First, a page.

Roger de Bailleul (died 25 September 1179) was a medieval Benedictine monk, abbot of Bec, and archbishop-elect of Canterbury.
Roger was born in Lombardy, but according to the Gallia Christiana he was a native of Bailleul (although which one has not been identified), hence the name given to him. However, Robert du Mont confirms it was Lombardy.
Roger became a monk of the Abbey of Our Lady of Bec, Normandy and skilful jurist, teaching civil and canon law in England. As a supporter of the Empress Matilda against Stephen of Blois in the succession to the throne of England, he attracted royal opposition, and had to return to the abbey in Normandy.
After the death of Abbot Létard, Roger was elected the seventh abbot of Bec on 6 July 1149, and blessed by Archbishop Hugh of Rouen on 25 July 1149.
As the head of the rich Norman abbey, Roger began to renovate the abbey church, whose first stone was laid by Rotrou, Bishop of Évreux on 14 August 1161 and its consecration was celebrated in April 1178 before King Henry II of England. Roger also had a hospital built, which included one of the rooms for travellers, renovated the dormitory, and dug canals to carry water from two sources to the monastic apartments.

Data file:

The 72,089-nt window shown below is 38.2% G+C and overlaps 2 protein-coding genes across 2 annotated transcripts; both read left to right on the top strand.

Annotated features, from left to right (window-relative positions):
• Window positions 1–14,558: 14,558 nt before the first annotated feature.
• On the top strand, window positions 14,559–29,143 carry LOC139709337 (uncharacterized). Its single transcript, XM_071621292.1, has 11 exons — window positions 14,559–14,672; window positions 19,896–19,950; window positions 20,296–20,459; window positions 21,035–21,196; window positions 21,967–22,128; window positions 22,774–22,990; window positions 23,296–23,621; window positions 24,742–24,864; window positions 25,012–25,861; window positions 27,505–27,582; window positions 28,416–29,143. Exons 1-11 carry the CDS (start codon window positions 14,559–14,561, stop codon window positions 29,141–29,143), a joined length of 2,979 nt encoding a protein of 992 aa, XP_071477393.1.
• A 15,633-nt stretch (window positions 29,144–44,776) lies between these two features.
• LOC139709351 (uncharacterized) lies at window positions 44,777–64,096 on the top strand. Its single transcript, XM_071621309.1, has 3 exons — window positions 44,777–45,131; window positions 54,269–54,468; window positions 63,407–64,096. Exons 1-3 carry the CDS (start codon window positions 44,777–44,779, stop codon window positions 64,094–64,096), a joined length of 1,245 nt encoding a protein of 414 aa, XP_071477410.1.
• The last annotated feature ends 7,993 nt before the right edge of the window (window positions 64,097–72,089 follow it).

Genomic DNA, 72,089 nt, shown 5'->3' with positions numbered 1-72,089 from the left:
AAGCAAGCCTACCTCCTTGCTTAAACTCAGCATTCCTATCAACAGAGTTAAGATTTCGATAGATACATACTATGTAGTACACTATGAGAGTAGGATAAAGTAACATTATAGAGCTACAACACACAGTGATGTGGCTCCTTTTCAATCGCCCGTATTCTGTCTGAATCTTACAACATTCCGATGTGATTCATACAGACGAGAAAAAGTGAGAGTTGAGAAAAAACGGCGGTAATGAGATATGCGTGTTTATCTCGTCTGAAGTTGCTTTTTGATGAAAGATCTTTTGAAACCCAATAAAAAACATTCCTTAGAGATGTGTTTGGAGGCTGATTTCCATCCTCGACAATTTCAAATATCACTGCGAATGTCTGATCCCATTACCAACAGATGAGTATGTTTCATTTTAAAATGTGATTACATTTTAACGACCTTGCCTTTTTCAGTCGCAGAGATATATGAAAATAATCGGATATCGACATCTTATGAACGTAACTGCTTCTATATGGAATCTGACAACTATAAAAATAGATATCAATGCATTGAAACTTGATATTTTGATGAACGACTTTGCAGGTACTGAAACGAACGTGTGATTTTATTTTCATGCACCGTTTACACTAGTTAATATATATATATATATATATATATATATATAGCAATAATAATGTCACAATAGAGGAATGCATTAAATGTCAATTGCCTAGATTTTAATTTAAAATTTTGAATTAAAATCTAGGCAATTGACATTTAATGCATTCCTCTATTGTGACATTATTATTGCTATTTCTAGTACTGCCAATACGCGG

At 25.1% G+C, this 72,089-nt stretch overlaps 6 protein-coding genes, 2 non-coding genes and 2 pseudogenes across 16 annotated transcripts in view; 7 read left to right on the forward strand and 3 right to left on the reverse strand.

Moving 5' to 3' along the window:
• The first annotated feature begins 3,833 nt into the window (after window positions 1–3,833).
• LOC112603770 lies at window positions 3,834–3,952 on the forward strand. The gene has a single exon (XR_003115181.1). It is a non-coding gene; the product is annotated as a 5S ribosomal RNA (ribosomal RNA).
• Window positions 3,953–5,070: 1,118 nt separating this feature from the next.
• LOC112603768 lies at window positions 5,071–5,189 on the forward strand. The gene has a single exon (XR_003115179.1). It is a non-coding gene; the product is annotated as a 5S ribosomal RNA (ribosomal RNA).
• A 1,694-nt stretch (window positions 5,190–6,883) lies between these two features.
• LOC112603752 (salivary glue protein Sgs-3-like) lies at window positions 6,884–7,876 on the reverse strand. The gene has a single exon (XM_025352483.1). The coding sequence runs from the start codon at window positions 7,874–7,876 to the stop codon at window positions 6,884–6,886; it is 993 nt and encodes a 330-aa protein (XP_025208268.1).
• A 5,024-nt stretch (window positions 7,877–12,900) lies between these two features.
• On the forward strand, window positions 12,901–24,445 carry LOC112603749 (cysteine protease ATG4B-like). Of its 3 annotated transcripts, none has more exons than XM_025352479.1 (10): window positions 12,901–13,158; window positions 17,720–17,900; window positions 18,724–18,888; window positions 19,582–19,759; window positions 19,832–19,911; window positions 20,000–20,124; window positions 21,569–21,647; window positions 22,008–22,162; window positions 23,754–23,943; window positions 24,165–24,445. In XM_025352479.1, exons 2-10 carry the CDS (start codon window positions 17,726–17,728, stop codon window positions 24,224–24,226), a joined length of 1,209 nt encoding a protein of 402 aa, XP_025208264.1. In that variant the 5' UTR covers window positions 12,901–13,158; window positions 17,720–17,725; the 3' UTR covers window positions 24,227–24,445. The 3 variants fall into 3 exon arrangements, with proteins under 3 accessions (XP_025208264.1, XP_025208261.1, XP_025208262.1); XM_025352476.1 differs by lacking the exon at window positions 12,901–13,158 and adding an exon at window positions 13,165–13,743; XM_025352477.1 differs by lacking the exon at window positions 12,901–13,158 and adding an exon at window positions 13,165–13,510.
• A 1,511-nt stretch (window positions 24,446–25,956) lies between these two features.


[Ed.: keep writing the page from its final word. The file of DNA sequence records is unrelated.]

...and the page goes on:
With the other bishops and abbots of Normandy, Roger attended the ceremony at Avranches of the absolution of King Henry II for the murder of Thomas Becket. In February 1173, Roger was elected to succeed as archbishop of Canterbury by the monks of Christ Church, Canterbury, but he declined the election. He was formally absolved from the election on 5 April 1173.
Roger died at Bec Abbey on 25 September 1179.